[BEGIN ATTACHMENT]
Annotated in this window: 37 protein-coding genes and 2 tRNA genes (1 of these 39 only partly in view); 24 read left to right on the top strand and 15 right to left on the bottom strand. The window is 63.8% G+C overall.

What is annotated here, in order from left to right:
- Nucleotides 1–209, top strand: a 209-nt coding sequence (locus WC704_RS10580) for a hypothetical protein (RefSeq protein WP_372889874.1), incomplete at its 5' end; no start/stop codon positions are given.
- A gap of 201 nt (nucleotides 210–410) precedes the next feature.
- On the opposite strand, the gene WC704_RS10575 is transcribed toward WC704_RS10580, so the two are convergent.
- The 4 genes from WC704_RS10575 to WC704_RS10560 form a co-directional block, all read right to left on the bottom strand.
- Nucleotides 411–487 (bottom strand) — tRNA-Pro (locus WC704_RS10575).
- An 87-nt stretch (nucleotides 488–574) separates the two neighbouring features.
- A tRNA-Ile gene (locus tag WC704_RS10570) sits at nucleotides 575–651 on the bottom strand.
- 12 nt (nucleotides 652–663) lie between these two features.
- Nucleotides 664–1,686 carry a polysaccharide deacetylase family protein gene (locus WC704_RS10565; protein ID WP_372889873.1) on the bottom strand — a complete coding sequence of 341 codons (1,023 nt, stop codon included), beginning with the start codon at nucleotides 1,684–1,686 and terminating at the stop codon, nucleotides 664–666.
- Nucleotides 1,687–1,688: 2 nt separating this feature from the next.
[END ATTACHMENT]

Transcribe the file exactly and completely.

Annotated in this window: 37 protein-coding genes and 2 tRNA genes (1 of these 39 only partly in view); 24 read left to right on the top strand and 15 right to left on the bottom strand. The window is 63.8% G+C overall.

What is annotated here, in order from left to right:
- Nucleotides 1–209, top strand: a 209-nt coding sequence (locus WC704_RS10580) for a hypothetical protein (RefSeq protein WP_372889874.1), incomplete at its 5' end; no start/stop codon positions are given.
- A gap of 201 nt (nucleotides 210–410) precedes the next feature.
- On the opposite strand, the gene WC704_RS10575 is transcribed toward WC704_RS10580, so the two are convergent.
- The 4 genes from WC704_RS10575 to WC704_RS10560 form a co-directional block, all read right to left on the bottom strand.
- Nucleotides 411–487 (bottom strand) — tRNA-Pro (locus WC704_RS10575).
- An 87-nt stretch (nucleotides 488–574) separates the two neighbouring features.
- A tRNA-Ile gene (locus tag WC704_RS10570) sits at nucleotides 575–651 on the bottom strand.
- 12 nt (nucleotides 652–663) lie between these two features.
- Nucleotides 664–1,686 carry a polysaccharide deacetylase family protein gene (locus WC704_RS10565; protein ID WP_372889873.1) on the bottom strand — a complete coding sequence of 341 codons (1,023 nt, stop codon included), beginning with the start codon at nucleotides 1,684–1,686 and terminating at the stop codon, nucleotides 664–666.
- Nucleotides 1,687–1,688: 2 nt separating this feature from the next.